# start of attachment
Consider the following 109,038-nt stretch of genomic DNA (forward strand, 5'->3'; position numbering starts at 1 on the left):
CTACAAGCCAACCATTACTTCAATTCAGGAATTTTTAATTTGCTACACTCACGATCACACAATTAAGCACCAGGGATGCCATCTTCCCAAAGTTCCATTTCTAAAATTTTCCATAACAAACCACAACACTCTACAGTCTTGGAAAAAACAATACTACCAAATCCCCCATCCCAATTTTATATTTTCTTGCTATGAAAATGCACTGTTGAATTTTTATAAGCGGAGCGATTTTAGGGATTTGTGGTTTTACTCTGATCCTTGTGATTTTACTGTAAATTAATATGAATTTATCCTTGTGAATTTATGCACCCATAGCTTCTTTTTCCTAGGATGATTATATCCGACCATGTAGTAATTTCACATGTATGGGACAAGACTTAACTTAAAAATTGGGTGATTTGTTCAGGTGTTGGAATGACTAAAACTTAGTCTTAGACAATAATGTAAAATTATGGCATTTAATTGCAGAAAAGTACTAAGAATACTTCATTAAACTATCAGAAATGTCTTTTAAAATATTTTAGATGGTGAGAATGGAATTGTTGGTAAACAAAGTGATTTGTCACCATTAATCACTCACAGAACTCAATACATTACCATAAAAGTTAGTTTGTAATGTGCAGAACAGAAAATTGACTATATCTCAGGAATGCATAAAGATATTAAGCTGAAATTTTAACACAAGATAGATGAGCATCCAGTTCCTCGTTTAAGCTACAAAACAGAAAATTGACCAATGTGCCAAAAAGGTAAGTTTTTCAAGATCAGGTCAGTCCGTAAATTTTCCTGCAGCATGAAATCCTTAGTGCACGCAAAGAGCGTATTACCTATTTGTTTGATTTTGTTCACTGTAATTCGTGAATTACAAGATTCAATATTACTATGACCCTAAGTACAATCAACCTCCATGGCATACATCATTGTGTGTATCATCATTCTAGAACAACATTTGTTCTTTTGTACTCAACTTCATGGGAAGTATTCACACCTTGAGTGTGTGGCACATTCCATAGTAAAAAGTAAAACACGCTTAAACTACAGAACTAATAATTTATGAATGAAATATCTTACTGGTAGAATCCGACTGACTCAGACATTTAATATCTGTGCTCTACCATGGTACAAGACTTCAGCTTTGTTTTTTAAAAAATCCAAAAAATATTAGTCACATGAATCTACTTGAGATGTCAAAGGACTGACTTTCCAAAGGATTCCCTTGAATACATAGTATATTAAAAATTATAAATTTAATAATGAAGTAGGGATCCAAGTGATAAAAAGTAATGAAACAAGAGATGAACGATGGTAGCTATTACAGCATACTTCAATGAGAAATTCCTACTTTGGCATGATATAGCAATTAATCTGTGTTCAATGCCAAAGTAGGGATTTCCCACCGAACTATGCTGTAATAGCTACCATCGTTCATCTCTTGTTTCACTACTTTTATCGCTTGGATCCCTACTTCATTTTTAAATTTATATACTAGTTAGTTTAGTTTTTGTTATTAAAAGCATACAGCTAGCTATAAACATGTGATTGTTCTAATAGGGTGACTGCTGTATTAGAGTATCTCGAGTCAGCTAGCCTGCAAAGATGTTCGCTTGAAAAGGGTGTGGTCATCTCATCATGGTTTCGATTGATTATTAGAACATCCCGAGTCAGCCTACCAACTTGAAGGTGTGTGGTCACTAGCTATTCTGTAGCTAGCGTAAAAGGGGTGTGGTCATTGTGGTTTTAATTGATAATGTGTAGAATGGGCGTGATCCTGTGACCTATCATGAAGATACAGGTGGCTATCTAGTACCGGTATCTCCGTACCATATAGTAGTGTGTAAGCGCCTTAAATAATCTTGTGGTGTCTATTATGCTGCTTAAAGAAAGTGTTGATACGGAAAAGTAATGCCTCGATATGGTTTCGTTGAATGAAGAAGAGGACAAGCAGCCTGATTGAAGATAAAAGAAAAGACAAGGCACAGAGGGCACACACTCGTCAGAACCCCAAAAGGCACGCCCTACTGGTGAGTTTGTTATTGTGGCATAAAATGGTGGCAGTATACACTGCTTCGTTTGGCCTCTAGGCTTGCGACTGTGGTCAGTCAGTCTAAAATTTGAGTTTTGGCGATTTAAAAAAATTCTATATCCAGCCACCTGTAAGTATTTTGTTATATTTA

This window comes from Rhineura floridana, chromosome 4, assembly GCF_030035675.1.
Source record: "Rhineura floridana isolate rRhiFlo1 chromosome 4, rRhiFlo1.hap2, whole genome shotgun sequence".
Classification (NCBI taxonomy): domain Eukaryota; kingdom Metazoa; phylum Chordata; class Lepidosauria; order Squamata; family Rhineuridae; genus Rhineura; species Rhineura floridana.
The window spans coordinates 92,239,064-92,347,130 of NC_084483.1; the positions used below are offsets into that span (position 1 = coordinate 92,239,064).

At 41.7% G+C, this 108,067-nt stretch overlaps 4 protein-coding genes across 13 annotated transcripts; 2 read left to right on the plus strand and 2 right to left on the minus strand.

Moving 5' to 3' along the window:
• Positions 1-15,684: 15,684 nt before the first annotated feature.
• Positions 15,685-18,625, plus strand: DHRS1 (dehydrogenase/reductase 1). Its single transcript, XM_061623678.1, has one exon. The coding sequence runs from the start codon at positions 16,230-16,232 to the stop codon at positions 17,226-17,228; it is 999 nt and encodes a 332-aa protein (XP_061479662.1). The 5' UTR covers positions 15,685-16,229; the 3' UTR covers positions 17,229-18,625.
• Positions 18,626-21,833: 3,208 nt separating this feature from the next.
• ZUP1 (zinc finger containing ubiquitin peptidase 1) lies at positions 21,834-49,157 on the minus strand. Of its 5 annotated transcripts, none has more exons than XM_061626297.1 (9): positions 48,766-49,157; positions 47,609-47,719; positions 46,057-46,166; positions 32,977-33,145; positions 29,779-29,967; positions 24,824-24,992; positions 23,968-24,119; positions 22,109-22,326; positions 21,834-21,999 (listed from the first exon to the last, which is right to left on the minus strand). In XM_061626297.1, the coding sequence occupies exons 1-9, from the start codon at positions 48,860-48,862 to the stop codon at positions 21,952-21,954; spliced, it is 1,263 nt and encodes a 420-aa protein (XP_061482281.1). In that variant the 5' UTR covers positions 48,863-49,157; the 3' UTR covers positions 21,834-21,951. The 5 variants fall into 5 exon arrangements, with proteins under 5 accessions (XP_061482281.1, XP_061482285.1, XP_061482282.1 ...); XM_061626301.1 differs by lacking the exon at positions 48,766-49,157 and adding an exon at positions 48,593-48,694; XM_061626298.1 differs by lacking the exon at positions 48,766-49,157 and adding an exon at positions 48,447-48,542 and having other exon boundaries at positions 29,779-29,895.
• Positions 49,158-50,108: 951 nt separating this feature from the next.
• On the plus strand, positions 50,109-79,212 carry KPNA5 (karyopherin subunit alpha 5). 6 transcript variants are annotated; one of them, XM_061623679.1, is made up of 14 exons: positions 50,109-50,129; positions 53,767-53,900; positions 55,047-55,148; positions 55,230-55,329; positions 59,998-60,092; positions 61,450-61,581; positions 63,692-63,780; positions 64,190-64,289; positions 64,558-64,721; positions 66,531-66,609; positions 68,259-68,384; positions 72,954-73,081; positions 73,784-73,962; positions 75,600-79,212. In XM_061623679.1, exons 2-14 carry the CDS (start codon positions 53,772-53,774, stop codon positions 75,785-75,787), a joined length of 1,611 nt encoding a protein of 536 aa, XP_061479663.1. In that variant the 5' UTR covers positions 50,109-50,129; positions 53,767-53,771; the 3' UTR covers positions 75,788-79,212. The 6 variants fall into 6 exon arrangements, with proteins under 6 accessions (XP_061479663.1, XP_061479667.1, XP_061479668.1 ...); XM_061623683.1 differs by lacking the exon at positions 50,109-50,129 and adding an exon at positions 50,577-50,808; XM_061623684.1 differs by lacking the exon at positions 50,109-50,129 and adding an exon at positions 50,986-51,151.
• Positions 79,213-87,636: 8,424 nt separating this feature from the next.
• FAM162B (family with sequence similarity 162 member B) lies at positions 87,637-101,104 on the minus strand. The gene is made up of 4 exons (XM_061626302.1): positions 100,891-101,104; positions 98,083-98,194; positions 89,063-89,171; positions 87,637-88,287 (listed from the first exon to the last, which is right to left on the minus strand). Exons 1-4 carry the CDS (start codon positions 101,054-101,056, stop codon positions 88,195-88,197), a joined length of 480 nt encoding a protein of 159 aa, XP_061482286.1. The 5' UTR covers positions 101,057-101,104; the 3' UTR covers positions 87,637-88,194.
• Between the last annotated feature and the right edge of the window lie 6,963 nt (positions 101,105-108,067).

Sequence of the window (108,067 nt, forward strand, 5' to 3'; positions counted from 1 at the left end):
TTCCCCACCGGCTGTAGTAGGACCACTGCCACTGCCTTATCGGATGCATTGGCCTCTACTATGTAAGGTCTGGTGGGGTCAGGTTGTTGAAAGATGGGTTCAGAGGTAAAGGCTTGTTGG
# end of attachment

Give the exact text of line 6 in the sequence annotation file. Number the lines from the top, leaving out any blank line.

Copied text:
The window spans coordinates 92,239,064-92,347,130 of NC_084483.1; the positions used below are offsets into that span (position 1 = coordinate 92,239,064).